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4.6 out of 5 stars
4.6 out of 5 stars
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on 1 December 2008
One of the most insightful, thought provoking, astute and artistic British movies ever made. And for lovers of London on film, this movie is a must to own, as it portrays Battersea with a real passion, and has some very artistic camera work. It is a very spirited piece of work and you sense that everyone in it believes in it, and isn't just in it for the fame or the money. It is very much a film of its era, and it may be hard for young 20somethings now to relate to, because who talks about the class system and how it affects people's lives now? This was a very 1960s subject, with a lot of radically minded young graduates having had their lives changed by discovering the works of Marx and Gramsci at Univerity and their idealism was one of the main catalysts for the whole swinging 60s scene.

Julie Christie lookalike Suzy Kendall plays the posh young idealist who follows her dream of leaving her stuffy and over privileged life in Chelsea to slum it among the 'more real', 'more alive' people of downmarket Battersea. Her resulting journey looks both nostalgic and other worldly to us now, and perhaps it was laid on a bit thick with the class divide thing and the experiencing real life stuff, but this WAS a different era to today. So it romanticises the lives of down at heel but good hearted Londoners somewhat, and maybe even overstates the effects of the class divide a little but it does make for a moving film experience. Has some fantastically arty scenes, such as the courting scene in the half demolished house where they look out through the rubble at London with an orange sunset. It is both very astute and faintly naive, and really bigs up the idealism of Suzy Kendall's character, who is overall a very believable 1960s character. The town of Chelsea is refered to as though it's almost a mythical Camelot that's hidden Kendall away from the real life she longs for, and it builds on this fairytale image by pointing the camera across the Thames towards Chelsea, but rightly doesn't go there.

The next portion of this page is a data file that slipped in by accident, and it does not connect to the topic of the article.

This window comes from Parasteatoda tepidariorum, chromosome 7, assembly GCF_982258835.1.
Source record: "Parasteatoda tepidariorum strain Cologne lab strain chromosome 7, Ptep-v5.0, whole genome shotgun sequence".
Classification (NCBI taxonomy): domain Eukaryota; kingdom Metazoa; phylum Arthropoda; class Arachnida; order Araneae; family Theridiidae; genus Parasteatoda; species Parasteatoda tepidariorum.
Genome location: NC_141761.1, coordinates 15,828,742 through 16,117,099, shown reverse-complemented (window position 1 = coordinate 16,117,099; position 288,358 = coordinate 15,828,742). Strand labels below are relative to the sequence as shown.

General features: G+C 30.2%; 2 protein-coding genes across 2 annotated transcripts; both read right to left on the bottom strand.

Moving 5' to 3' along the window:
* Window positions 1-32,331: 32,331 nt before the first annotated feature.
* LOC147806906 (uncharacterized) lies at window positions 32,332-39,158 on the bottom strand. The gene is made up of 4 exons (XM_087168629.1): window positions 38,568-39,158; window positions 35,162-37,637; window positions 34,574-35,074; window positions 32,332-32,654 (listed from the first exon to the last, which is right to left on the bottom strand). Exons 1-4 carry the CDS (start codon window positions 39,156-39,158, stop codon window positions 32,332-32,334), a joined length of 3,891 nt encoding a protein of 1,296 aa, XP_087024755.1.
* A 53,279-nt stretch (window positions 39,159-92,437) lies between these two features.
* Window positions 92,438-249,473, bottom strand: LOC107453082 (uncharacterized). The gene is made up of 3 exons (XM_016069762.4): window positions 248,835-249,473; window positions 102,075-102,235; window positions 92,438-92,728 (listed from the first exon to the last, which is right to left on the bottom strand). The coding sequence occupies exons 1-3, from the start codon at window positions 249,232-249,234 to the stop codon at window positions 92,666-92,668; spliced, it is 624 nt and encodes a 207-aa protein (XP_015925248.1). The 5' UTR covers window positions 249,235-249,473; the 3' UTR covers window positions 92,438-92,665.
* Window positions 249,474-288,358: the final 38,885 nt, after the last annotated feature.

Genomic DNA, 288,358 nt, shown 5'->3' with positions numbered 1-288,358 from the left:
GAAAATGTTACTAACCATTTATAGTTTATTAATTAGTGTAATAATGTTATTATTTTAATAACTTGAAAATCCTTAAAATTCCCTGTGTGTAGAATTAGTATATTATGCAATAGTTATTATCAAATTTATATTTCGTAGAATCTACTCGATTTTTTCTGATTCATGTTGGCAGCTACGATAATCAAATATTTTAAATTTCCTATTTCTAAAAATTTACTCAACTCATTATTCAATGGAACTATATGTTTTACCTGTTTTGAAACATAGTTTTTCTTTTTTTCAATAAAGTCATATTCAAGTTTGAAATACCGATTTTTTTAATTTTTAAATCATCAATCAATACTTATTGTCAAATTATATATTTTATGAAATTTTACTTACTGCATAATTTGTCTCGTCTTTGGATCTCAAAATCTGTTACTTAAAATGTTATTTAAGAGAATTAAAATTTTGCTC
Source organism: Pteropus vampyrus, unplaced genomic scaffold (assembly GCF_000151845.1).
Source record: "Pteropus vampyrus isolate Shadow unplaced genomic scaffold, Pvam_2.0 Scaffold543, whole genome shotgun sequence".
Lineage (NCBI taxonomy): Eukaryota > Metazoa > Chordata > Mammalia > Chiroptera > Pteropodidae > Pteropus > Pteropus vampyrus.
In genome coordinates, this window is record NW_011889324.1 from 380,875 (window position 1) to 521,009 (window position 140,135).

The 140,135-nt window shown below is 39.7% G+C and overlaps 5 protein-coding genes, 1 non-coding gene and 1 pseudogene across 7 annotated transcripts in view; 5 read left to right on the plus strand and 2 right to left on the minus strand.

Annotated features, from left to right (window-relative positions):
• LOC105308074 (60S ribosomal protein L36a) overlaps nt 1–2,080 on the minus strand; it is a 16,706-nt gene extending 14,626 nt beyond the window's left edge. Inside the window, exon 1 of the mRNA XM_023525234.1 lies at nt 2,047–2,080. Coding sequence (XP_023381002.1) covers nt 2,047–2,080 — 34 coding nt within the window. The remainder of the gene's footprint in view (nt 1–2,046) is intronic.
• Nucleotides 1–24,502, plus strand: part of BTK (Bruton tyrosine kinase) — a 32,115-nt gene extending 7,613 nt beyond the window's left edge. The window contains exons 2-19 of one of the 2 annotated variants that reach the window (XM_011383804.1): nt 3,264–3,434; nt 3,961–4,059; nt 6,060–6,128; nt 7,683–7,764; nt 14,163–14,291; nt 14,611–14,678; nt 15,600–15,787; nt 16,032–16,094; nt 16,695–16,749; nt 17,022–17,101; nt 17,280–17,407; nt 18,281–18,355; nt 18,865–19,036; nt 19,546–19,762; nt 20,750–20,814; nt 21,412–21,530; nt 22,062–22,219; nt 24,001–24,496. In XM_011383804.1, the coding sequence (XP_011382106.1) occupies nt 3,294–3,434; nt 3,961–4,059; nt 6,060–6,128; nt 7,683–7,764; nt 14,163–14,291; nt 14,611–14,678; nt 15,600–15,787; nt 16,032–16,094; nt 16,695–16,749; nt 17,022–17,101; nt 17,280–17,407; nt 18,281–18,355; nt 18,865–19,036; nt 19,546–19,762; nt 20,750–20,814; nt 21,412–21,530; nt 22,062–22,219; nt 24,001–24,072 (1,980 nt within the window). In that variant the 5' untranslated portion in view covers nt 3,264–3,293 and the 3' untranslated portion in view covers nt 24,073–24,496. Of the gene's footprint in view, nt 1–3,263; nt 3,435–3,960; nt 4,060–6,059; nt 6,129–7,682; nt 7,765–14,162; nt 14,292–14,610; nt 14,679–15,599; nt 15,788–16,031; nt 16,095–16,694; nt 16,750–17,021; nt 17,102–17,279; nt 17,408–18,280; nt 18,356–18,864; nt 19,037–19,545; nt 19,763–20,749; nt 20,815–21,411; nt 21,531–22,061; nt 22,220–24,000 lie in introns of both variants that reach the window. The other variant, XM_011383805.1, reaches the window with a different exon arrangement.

With an evocative 60s score, career making performances from several now very familiar actors including a breathtakingly good Maureen Lipman, some great dialogue, some classic shots of London and some social issues given the social realism treatment-1960s style, Up the Junction is one of the most memorable and unique British films out there on DVD.
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on 11 September 2008